Chronic Disease: 3 Tips for Embracing Your Food Plan

Posted on March 22, 2019 by Anne Milneck | 0 comments

I recently attended the President’s Summit for the Crohn’s & Colitis Foundation—my son Clay was diagnosed with severe Crohn’s disease in 2016, and I serve as the local chapter board President. As I read the conference agenda, I was very excited about a session on the latest research on diet.

First, let’s clear this up: there is no Crohn’s diet. There are no research studies that conclusively connect diet with IBD remission, flare reduction or cure. However, diet is important. Getting in the driver’s seat in regard to self care—this includes diet—can provide greater quality of life.

Back to the conference…

As I listened to this researcher talk about the impressive amount of data collected on various diets (Mediterranean Diet, Specific Carbohydrate Diet and others,) there was an overall, looming sense that adopting these food plans was going to be really, really terrible. The words alone—"elimination,” “forbidden foods,” “restriction”—conjured a sad, unappetizing and isolated world. One slide featured foods with giant red X’s on them, and this roused murmurs and snickers all around me. One guy muttered, “I guess I’ll never eat cake again.” Another said, “Deal breaker.” I imagined Registered Dieticians, folding food plan printouts, slowly sliding them across the desk to their IBD patients while avoiding eye contact, as if delivering a life sentence.

This sort of response is not new to me. I hear it nearly every day in my shop and cooking classes. When folks have a prescribed food plan to address a health issue, they almost always operate from a space of negativity and lack and use doom and gloom language. We seldom hear, “I have hypertension, and I have a food plan that could save my life!“ Rather, we hear: “I’ll never, ever eat another potato chip” or “My life is now exactly zero fun” or “There is no way I can do this.” They hold the tools to heal their own body (a flat-out miracle,) but it’s seen as a life sentence.

Here's the thing, I can teach a cooking class on any food protocol from any list of allowed foods, and that class will be big fun and rich with info, ideas and recipes for delicious meals. How do I do this? I approach all cooking and eating from a place of robust abundance. When I see a food list, all I see are possibilities. It was the same at the conference. While others around me heard, "no cake for you," I heard, "here's what's possible."

My personal experience with my son’s food plan is a great example. As we explored the Low FODMAP diet (a diet developed to treat IBS that is often suggested to folks with IBD,) I approached it from a place of excited, hopeful discovery. With hope that the diet could improve his functional symptoms, we spent time reading Monash University's FODMAP research and downloaded the app. We spent zero time discussing restricted or "red X" foods. Because what good does that do? What purpose is served in ruminating about not being able to eat Skittles?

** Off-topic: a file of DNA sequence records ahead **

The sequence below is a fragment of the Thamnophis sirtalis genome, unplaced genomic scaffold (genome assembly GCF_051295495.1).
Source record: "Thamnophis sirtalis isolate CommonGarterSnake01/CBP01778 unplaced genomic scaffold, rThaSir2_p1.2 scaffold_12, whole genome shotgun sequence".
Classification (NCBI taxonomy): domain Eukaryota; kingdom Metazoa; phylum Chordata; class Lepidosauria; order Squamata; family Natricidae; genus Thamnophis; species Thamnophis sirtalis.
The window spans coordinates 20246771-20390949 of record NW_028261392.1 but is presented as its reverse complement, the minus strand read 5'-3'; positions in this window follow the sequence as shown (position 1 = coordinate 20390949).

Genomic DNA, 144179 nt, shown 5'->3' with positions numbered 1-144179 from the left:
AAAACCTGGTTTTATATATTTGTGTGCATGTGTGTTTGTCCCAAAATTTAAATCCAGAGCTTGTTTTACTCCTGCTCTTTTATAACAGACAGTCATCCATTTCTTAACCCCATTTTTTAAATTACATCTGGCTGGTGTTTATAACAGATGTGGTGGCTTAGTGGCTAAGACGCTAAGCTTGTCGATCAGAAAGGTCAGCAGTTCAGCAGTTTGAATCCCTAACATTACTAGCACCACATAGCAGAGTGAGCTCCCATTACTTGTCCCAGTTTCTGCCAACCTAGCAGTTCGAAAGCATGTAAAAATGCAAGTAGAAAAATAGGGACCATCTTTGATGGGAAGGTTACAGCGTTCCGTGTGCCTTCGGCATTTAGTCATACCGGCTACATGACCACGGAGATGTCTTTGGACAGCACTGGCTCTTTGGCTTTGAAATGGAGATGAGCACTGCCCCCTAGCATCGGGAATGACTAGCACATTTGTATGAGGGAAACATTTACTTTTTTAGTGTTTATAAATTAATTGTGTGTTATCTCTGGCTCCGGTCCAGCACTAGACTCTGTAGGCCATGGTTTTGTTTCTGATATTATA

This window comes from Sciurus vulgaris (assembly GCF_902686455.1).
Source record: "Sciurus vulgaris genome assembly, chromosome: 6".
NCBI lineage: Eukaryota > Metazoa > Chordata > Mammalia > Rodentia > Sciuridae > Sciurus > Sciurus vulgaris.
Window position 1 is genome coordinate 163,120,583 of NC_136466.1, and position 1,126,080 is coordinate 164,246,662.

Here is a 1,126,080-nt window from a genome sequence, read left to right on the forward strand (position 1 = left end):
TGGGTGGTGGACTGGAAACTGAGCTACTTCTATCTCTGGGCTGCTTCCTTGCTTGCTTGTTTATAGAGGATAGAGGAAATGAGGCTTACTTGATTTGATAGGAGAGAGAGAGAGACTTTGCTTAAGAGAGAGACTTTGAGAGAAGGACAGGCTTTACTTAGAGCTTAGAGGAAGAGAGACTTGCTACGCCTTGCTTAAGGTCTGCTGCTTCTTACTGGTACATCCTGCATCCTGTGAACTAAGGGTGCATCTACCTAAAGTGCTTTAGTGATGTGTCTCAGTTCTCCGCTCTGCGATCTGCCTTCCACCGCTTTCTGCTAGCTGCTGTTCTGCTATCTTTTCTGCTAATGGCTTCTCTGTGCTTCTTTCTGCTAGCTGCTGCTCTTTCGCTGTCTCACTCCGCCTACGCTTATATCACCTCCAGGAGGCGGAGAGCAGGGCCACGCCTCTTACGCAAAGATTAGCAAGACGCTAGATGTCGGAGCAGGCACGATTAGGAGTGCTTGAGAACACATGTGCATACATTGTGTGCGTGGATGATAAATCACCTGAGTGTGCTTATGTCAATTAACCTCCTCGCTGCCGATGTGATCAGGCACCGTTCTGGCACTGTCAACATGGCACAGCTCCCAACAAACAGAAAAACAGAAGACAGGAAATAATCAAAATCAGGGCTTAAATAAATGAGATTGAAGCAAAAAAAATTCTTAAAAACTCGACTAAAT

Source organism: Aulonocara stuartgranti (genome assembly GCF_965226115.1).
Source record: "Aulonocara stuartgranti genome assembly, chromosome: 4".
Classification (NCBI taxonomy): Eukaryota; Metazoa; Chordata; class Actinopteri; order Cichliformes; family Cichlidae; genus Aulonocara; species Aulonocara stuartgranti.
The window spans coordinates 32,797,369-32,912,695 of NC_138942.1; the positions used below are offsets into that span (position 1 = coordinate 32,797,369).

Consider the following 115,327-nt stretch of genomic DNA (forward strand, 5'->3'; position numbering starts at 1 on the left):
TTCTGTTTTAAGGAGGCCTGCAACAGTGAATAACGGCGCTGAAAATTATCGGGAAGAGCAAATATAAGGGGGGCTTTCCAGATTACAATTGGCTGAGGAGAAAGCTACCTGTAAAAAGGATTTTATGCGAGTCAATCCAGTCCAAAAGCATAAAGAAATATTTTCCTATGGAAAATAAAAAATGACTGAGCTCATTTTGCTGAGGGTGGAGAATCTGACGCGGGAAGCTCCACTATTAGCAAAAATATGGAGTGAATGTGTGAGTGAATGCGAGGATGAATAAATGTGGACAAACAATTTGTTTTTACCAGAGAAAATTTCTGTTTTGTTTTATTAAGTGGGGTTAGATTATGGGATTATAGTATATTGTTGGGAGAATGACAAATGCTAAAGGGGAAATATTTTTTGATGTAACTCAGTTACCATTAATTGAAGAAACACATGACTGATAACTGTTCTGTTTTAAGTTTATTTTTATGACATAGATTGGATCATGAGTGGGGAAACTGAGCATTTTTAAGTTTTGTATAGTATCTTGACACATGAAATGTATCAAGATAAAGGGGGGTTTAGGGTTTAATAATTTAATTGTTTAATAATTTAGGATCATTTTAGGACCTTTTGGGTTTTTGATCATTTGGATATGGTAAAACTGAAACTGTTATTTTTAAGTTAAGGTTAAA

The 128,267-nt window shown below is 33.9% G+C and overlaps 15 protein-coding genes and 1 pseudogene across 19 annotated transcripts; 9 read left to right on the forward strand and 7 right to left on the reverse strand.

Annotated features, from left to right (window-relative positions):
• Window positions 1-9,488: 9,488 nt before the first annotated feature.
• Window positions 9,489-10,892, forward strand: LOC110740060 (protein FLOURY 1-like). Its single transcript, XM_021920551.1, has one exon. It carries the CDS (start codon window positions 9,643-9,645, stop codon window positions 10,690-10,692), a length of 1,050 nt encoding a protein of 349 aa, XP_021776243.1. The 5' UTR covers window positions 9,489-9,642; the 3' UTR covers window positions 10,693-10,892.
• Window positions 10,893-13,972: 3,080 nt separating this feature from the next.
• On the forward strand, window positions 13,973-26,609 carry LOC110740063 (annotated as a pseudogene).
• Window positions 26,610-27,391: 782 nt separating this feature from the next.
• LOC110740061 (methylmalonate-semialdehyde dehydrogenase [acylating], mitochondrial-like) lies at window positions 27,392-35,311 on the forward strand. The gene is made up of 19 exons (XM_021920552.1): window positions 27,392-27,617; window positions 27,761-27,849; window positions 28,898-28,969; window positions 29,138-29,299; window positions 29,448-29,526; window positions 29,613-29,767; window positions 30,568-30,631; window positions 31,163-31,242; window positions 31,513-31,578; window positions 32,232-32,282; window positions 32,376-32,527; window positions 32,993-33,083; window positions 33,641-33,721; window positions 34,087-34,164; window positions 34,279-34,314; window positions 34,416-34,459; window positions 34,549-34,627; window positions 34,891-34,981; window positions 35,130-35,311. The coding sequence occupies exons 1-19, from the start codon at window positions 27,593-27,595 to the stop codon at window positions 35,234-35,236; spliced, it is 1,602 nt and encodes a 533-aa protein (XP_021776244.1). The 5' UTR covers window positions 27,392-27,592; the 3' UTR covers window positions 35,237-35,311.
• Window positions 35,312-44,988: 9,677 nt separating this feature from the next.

My "food plan life sentence" joke is funny. And it’s not. Crohn’s disease is a life sentence, and there is ample negative talk around diagnosis, treatment and long-term outlook. Let’s change the conversation where we can. Let's talk about lifestyle changes—like diet—from a space of positive, rich abundance. Let’s talk about diet in the same way we talk about other forms of self care like yoga, meditation and taking on a hobby. Less life sentence. More life changing. Tweak the words. Change the approach. It’s a game changer.

Here are my 3 tips for folks living with Chronic Disease on embracing their prescribed food plan:

  1. Cook your own meals. Cooking at home from whole ingredients is where it’s at. Preparing meals at home is connected to better health outcomes, increased mental health, better social and family connections, decreased truancy, longevity, the list goes on and on and on. Trying to match your food plan with packaged/processed food, restaurant menus or fast food will cause frustration and powerlessness. Focus your efforts in your kitchen—there is massive power in the work of creating your own meals. Harness that power.
  1. Share with others—In our family, we all eat the same meals. There isn’t an “IBD friendly” plate for Clay while we dine on “forbidden” foods. When you come from a space of big, juicy positive love for your food plan, you will make big, juicy yummy meals that fuel and nourish and satisfy, AND you will want you to share all that deliciousness. Do not isolate and eat on “your meal plan.” Invite folks over. Serve those scrumptious dishes to friends and family. When you remove “I can’t have,” from your vocabulary and replace it with “what can I create today,” the floodgates will open up and you will create delicious food.
  1. Ask for what you need—Healthcare practitioners work hard to provide superlative patient care and create positive outcomes. Tell them your food plan approach, and ask for help. Ask your dietician to bring in a cooking instructor. Ask your cooking instructor to bring in a dietician. Ask your support group to take a cooking class. Ask your family to learn about your food plan. Ask your mom to research recipes (moms are good at research—trust me.) Ask message boards and sub reddits and Facebook groups and Instagram posts and all the interwebs for ideas and inspiration and help. Ask me. There are tons of people listening and ready to help. Ask.

Check out this link to Clay's favorite FODMAP friendly tacos. They're delicious, and they feed a crowd. Invite friends over, and share a meal!  

Have questions about your IBD diagnosis? The Crohn's and Colitis Foundation website is a world of information. Find out about support groups, read patient stories and get your questions answered. You can also connect with me. I'm a great listener. 


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